In this essay, I will examine Rene Descartes' skeptical argument and responses by O.K. Bouwsma and Norman Malcolm. I intend to prove that while both Bouwsma and Malcolm make points that refute specific parts of Descartes' argument in their criticisms, neither is sufficient in itself to refute the whole.
In order to understand Descartes' argument and its sometimes radical ideas, one must have at least a general idea of his motives in undertaking the argument. The seventeenth century was a time of great scientific progress, and the blossoming scientific community was concerned with setting up a consistent standard to define what constituted science. Their science was based on conjunction and empirical affirmation, ideally without any preconceived notions to taint the results. Descartes, however, believed that the senses were unreliable and that science based solely on information gained from the senses was uncertain. He was concerned with finding a point of certainty on which to base scientific thought. Eventually he settled on mathematics as a basis for science, because he believed mathematics and geometry to be based on some inherent truths. He believed that it was through mathematics that we were able to make sense of our world, and that the ability to think mathematically was an innate ability of all human beings. This theory becomes important in Descartes' Meditations because he is forced to explain where the mathematical ideas that he believed we were born with came from. Having discussed Descartes' background, I will now explain the specifics of his argument.
The basis of Descartes' entire argument is that the senses can not be trusted, and his objective is to reach a point of certainty, one undeniable truth that fixes our existence. He said it best in his own words, "I will . . . apply myself earnestly and openly to the general destruction of my former opinions."1 By opinions he meant all the facts and notions about the world which he had previously held as truths. Any point which had even the slightest hint of doubt was discarded and considered completely false. Descartes decided that he would consider all things until he found that either nothing is certain, which is itself a point of certainty, or he reached the one undeniable truth he was searching for. In order to accomplish this certainty, in the first Meditation he asks the reader to assume that they are asleep and that all their sensory information is the product of dreams. More significantly, Descartes implies that all consciousness could actually be a dream state, thus proving that the senses can be doubted. The dream argument has its intrinsic problems, however. One, is that images in dreams can be described as "painted images".2 In other words, a dream image is only a portrait of a real-life object, place or person. If we are dreaming then it is implied that at some point we were conscious and able to perceive these things. If we are able to perceive these things then we must admit that we have senses and that our senses are, at least in part, true. This was exactly what Descartes was trying to disprove, and it was one reason he abandoned the dream argument.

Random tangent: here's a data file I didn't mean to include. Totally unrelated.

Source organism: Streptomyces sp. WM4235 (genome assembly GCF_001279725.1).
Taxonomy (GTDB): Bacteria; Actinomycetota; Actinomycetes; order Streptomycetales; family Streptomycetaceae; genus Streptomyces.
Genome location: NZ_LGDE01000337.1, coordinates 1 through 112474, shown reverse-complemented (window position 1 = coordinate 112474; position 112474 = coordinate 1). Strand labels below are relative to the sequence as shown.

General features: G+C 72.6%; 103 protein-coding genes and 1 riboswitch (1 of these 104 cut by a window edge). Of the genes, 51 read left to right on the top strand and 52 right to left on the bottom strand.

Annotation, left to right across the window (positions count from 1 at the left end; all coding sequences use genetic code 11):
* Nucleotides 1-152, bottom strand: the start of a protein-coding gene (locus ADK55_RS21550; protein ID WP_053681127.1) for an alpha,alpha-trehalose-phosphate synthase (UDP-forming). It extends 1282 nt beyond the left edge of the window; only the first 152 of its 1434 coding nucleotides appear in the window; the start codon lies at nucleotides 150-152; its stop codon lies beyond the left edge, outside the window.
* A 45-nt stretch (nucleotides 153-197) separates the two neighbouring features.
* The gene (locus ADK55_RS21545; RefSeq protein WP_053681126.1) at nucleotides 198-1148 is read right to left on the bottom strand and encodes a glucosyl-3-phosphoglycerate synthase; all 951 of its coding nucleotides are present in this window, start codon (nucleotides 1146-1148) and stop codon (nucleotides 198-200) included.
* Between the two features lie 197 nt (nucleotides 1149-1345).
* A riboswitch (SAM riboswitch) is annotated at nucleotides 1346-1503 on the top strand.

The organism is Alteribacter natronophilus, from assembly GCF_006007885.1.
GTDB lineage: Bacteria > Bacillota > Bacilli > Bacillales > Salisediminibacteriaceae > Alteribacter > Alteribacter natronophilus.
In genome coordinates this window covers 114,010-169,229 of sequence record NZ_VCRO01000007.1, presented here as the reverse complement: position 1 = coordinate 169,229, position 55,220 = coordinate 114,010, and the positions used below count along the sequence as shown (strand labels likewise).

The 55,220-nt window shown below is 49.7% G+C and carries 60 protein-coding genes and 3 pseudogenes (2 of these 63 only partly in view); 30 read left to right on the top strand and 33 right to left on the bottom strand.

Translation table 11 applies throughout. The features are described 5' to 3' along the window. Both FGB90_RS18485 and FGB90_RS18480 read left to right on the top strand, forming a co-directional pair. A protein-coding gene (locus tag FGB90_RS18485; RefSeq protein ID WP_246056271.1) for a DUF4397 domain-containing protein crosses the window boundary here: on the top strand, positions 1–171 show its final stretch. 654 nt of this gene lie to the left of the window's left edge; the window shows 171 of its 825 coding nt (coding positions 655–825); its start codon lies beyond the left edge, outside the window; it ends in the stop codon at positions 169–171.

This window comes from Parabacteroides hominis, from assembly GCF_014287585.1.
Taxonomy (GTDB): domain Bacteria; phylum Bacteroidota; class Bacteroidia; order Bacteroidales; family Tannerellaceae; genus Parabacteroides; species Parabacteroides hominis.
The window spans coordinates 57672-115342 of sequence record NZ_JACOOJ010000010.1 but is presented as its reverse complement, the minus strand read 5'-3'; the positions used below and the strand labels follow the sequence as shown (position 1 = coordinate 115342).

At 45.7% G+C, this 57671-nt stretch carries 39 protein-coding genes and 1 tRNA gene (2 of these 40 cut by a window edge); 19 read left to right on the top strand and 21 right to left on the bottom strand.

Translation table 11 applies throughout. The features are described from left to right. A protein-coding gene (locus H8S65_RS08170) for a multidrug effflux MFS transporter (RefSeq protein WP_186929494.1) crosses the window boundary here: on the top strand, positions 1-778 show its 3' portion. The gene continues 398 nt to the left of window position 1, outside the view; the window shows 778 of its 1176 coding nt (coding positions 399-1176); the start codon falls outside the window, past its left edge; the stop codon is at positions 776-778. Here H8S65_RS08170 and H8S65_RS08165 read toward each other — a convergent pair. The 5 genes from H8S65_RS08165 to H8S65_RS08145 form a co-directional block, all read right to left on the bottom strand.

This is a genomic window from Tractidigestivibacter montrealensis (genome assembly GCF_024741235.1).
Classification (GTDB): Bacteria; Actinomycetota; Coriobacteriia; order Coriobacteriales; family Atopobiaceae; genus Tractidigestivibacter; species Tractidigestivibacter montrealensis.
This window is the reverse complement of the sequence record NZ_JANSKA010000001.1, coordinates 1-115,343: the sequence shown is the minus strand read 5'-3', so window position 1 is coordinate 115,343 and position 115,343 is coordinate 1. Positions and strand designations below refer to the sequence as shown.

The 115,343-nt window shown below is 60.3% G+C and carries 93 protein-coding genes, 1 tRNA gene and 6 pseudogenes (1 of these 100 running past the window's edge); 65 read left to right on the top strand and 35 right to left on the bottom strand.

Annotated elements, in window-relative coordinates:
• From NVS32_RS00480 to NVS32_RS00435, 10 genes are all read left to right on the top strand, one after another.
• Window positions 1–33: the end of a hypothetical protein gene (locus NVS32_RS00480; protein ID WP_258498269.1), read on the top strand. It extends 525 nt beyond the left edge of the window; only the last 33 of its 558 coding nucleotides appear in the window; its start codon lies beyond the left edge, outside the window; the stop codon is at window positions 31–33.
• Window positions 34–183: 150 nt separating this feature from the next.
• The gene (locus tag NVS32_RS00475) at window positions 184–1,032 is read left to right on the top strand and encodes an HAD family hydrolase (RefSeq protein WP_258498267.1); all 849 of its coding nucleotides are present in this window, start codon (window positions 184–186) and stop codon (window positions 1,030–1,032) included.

The second problem with this argument is that it points to mathematics as a point of certainty. I believe Descartes best explained this in his own words: "[W]hether I be awake or asleep, two plus three equals five and a square does not have more than four sides: nor does it seem possible that such obvious truths can fall under the suspicions of falsity."3 Even when we are dreaming, the laws of mathematics and geometry hold true, but they can not be Descartes' point of certainty for a simple reason; these abilities that Descartes believed were innate still had to come from somewhere. If they are in our heads when we are born, someone had to put them there. Descartes' question is who, and...